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Envisioning a More Equitable Future

Planned Parenthood is proud voice for racial and gender justice

By Sirius Bonner

During Black History Month and every month, Planned Parenthood Columbia Willamette is proud to fight for the health and freedom of Black communities.

PPCW is here to support your right to access the sexual and reproductive health care and resources you need to build the life you want to live. We’re also proud to champion the brilliant achievements of Black heroism — past, present and future.

Sirius Bonner

This year, with Kamala Harris as Vice President, and an increasing number of Black women in policy-making positions, we are reminded that Black women continue to show up to improve our communities with creativity and ingenuity — remembering and respecting the past, while envisioning a more equitable future where health equity, bodily autonomy, and racial and gender justice are not just ideals, but reality.

Too many people in this country still attempt to hinder progress and maintain the status quo. Anti-Blackness is pervasive in society, as seen through attacks on accurate U.S. history education in schools, sex education in schools, access to the ballot box and the right of all people to decide whether, when and how to become a parent.

Acknowledging our own history, Planned Parenthood recognizes that we must always strive to do better to serve patients and communities. We continue to train staff on how to prevent implicit bias, racial microaggressions and stereotypes that directly affect patient experiences and health outcomes for people of color.

We strive to see, hear and learn from Black women, earn their trust and offer the supportive services they deserve — no matter what. Planned Parenthood health centers provide care to nearly 350,000 Black patients every year, regardless of income, insurance, gender identity, sexual orientation, disability or immigration status.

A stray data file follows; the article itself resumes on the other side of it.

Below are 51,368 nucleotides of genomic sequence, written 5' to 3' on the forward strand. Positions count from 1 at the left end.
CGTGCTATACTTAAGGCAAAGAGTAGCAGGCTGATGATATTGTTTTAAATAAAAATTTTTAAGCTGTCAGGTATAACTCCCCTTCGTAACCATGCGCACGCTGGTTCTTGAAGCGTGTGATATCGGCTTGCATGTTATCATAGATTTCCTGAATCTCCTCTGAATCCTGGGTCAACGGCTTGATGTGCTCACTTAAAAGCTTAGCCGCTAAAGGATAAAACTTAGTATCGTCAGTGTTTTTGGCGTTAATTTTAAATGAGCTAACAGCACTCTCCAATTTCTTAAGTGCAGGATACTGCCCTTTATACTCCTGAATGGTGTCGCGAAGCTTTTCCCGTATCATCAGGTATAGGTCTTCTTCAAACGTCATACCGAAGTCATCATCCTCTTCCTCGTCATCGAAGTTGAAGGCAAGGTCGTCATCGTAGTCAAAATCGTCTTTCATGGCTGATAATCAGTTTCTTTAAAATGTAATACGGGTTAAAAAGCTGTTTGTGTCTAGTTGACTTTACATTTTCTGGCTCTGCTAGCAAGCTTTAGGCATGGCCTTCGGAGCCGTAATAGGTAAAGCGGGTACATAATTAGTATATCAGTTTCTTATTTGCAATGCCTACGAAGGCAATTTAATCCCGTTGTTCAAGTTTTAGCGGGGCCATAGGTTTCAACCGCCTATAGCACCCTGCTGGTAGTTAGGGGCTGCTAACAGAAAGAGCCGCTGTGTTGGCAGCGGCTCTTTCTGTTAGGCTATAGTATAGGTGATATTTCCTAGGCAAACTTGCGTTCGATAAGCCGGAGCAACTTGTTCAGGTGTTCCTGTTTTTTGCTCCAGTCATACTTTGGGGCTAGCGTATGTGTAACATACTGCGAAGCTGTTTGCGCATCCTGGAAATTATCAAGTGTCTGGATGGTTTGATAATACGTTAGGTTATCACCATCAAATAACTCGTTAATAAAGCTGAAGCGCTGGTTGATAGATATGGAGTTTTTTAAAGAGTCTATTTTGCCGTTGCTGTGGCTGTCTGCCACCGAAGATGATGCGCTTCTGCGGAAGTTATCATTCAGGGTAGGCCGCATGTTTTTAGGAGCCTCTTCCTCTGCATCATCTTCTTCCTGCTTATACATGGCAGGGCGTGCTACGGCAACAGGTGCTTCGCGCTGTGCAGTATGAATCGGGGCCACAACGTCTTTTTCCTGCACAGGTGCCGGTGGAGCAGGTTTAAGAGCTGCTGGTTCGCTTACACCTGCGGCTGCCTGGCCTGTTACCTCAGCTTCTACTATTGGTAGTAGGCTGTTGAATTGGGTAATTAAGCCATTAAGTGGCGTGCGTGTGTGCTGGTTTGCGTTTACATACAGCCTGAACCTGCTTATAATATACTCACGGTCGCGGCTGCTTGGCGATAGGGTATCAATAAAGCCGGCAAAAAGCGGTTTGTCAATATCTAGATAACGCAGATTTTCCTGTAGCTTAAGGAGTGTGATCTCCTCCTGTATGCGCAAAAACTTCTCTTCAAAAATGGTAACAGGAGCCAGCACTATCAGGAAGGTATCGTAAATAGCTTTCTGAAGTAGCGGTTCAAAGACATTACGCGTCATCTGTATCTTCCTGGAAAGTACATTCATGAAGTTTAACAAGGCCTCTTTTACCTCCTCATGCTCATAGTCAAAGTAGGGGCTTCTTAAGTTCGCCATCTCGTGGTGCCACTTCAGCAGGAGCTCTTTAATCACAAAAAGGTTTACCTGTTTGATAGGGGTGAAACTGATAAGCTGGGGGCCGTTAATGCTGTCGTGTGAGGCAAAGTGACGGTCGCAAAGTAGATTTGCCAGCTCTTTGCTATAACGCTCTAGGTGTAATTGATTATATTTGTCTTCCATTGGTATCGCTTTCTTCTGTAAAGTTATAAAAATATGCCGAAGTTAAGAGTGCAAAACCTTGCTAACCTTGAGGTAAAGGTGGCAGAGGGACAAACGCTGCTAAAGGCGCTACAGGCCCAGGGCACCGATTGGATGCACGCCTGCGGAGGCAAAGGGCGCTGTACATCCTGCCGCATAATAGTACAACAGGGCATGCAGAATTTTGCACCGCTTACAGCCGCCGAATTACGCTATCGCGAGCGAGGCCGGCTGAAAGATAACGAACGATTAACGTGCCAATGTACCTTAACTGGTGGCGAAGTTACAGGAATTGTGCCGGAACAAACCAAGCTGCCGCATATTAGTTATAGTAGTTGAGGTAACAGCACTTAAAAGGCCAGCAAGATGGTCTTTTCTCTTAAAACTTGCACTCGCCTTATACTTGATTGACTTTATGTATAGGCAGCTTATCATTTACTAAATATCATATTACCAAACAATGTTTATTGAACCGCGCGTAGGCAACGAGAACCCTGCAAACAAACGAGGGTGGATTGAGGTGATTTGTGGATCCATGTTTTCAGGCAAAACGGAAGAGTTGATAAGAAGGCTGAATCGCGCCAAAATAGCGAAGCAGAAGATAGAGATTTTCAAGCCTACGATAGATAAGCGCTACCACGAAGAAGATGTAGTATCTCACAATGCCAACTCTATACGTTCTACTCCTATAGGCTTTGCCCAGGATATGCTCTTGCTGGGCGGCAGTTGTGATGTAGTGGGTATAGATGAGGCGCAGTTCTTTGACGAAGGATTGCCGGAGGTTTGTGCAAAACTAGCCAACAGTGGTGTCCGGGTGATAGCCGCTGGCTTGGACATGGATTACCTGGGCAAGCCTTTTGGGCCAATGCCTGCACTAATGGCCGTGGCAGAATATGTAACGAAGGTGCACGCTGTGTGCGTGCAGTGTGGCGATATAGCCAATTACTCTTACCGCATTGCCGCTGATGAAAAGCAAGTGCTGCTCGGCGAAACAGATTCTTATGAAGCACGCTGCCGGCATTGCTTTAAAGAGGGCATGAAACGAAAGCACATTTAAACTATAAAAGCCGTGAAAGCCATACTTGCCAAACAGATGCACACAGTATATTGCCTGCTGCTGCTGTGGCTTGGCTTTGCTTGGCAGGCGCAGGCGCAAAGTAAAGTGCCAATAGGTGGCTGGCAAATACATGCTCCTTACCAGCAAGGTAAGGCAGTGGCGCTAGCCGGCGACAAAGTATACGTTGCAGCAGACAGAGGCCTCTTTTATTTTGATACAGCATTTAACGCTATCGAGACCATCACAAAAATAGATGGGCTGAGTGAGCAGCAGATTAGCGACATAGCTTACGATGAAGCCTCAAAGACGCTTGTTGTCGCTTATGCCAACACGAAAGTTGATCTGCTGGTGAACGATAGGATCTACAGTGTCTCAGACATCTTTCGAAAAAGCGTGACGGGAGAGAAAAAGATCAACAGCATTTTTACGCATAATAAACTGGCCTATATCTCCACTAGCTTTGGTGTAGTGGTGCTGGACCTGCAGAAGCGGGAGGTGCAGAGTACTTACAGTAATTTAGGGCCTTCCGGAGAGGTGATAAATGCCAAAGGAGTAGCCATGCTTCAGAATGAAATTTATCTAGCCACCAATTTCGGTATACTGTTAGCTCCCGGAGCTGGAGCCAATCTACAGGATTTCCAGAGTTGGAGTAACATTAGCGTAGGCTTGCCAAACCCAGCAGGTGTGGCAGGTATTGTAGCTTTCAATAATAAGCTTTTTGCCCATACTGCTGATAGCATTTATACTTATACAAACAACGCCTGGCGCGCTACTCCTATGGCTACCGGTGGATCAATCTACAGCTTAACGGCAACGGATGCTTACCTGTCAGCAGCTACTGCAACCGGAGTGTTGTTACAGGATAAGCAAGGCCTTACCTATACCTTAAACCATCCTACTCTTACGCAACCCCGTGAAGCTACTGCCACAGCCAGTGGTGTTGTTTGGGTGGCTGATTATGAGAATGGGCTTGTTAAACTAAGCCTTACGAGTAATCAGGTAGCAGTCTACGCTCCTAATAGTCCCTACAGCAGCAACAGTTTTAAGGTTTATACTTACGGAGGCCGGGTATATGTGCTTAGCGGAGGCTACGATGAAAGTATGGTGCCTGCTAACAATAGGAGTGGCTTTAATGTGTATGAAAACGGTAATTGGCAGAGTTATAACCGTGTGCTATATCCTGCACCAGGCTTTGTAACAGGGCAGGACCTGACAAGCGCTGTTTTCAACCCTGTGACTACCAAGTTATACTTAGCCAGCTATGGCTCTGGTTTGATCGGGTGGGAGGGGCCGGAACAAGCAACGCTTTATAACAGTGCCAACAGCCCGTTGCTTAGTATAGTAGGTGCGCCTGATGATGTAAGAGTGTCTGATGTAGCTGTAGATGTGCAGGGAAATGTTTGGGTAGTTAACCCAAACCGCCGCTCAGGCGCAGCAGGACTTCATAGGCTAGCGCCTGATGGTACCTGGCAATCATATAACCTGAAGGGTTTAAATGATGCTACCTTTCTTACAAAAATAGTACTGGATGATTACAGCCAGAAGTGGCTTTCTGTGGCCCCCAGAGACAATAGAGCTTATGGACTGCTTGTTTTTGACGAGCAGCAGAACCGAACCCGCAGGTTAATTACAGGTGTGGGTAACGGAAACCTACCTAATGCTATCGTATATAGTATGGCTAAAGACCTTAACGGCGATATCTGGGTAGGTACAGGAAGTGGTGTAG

We’re also invested in eliminating barriers to sex education for Black communities. Planned Parenthood provides sex education that is inclusive, medically accurate and culturally relevant — reaching more than 70,000 Black people through affiliate programs in 2020 and many more online.

We also understand that people do not live single-issue lives. As we have learned from Black-led reproductive justice partners, sexual and reproductive health cannot be separated from other social justice issues like access to housing, clean air and water; a just immigration system; and the ability to raise families in safe environments free from the surveillance of police or the state.

This past year, Planned Parenthood has been working with the Biden-Harris administration and Congress to make significant progress in addressing healthcare disparities. Yet due to centuries of systemic racism and deep-rooted institutional barriers, much work remains to be done.

The maternal mortality crisis in the United States is particularly alarming for Black women, whose deaths related to pregnancy occur at more than three times the rate than for non-Hispanic white women. Vice President Harris, alongside reproductive health leaders in Congress, fought to address this crisis through the Black Maternal Health Momnibus Act, which was included in the Build Back Better package that President Biden signed into law.

The White House has also made historic investments in maternal health, such as permanent changes to Medicaid law to expand pregnancy benefits to one-full year postpartum, funding for doulas and community-based organizations, and diversifying the field of trained healthcare professionals.

And while unprecedented abortion restrictions are disproportionately harming Black communities, we must take urgent measures to protect access to reproductive health care.

Abortion justice can’t be achieved until every person has the freedom and power to make decisions about their own body and to live a free and full life.

Sirius Bonner serves as Vice President of Equity and Inclusion at Planned Parenthood Columbia Willamette. For more information visit


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